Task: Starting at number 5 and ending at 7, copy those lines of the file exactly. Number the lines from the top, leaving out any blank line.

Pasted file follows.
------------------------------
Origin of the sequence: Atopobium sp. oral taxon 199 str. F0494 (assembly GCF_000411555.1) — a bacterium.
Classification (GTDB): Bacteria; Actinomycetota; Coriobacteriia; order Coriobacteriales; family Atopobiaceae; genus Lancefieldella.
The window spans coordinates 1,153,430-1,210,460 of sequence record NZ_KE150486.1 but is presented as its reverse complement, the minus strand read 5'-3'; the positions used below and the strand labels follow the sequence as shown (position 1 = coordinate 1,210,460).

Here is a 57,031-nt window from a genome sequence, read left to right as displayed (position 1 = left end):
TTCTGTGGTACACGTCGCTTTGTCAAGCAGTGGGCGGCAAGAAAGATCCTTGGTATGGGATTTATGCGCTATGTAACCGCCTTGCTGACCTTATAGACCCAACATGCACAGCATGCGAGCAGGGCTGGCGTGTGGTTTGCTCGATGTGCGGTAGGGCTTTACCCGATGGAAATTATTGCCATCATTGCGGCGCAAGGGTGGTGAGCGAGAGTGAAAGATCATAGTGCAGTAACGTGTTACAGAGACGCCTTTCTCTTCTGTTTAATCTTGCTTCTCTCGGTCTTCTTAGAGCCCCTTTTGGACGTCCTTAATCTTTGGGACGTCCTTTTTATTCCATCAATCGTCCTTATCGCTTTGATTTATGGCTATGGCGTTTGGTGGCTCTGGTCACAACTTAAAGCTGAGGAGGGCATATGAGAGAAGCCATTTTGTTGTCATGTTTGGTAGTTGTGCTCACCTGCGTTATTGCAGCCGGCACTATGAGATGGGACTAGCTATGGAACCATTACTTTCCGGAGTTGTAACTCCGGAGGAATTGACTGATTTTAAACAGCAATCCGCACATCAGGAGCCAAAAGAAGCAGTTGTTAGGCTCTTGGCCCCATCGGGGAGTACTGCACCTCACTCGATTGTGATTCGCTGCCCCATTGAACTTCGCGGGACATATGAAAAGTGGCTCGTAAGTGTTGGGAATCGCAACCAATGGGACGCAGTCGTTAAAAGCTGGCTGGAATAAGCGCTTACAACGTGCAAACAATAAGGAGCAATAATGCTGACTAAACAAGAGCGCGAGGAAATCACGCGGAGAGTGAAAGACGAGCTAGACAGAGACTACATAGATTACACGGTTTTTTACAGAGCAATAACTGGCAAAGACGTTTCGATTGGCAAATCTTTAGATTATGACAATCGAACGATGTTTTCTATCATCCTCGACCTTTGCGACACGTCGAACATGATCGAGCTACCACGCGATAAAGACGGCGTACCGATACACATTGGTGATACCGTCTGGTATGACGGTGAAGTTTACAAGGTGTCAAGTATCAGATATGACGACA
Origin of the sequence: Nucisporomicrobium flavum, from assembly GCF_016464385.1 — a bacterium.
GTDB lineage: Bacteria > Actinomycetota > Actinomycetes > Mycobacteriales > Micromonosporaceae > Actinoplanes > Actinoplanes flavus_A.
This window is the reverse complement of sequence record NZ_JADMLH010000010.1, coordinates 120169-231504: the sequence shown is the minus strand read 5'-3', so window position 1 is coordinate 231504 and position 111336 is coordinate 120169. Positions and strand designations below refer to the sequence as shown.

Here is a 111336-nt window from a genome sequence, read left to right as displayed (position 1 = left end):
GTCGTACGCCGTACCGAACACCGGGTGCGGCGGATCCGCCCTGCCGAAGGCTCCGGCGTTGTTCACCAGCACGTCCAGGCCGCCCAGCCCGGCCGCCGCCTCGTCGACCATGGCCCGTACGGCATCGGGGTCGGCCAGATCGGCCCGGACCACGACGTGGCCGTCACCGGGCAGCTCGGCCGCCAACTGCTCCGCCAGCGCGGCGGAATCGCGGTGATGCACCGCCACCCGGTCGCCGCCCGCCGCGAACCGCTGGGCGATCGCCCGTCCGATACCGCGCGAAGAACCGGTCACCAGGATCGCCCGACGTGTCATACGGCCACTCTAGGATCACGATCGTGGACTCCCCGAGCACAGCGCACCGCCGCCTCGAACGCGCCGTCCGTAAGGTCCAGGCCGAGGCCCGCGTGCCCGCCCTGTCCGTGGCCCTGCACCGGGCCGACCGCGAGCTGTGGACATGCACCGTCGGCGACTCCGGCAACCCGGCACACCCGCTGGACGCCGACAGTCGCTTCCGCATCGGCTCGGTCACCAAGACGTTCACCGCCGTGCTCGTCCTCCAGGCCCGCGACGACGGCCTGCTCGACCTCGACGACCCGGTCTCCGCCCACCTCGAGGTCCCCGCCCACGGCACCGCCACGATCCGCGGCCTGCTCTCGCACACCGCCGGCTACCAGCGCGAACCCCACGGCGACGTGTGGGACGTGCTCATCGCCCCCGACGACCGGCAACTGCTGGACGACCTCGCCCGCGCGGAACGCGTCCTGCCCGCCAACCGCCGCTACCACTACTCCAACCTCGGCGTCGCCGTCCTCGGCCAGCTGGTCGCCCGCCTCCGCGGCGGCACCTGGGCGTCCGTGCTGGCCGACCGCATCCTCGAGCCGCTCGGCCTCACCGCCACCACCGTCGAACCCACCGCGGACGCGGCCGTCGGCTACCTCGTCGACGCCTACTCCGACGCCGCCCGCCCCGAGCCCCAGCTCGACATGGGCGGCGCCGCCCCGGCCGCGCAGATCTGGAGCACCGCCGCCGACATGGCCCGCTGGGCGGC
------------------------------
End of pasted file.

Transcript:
TTCTGTGGTACACGTCGCTTTGTCAAGCAGTGGGCGGCAAGAAAGATCCTTGGTATGGGATTTATGCGCTATGTAACCGCCTTGCTGACCTTATAGACCCAACATGCACAGCATGCGAGCAGGGCTGGCGTGTGGTTTGCTCGATGTGCGGTAGGGCTTTACCCGATGGAAATTATTGCCATCATTGCGGCGCAAGGGTGGTGAGCGAGAGTGAAAGATCATAGTGCAGTAACGTGTTACAGAGACGCCTTTCTCTTCTGTTTAATCTTGCTTCTCTCGGTCTTCTTAGAGCCCCTTTTGGACGTCCTTAATCTTTGGGACGTCCTTTTTATTCCATCAATCGTCCTTATCGCTTTGATTTATGGCTATGGCGTTTGGTGGCTCTGGTCACAACTTAAAGCTGAGGAGGGCATATGAGAGAAGCCATTTTGTTGTCATGTTTGGTAGTTGTGCTCACCTGCGTTATTGCAGCCGGCACTATGAGATGGGACTAGCTATGGAACCATTACTTTCCGGAGTTGTAACTCCGGAGGAATTGACTGATTTTAAACAGCAATCCGCACATCAGGAGCCAAAAGAAGCAGTTGTTAGGCTCTTGGCCCCATCGGGGAGTACTGCACCTCACTCGATTGTGATTCGCTGCCCCATTGAACTTCGCGGGACATATGAAAAGTGGCTCGTAAGTGTTGGGAATCGCAACCAATGGGACGCAGTCGTTAAAAGCTGGCTGGAATAAGCGCTTACAACGTGCAAACAATAAGGAGCAATAATGCTGACTAAACAAGAGCGCGAGGAAATCACGCGGAGAGTGAAAGACGAGCTAGACAGAGACTACATAGATTACACGGTTTTTTACAGAGCAATAACTGGCAAAGACGTTTCGATTGGCAAATCTTTAGATTATGACAATCGAACGATGTTTTCTATCATCCTCGACCTTTGCGACACGTCGAACATGATCGAGCTACCACGCGATAAAGACGGCGTACCGATACACATTGGTGATACCGTCTGGTATGACGGTGAAGTTTACAAGGTGTCAAGTATCAGATATGACGACA
Origin of the sequence: Nucisporomicrobium flavum, from assembly GCF_016464385.1 — a bacterium.
GTDB lineage: Bacteria > Actinomycetota > Actinomycetes > Mycobacteriales > Micromonosporaceae > Actinoplanes > Actinoplanes flavus_A.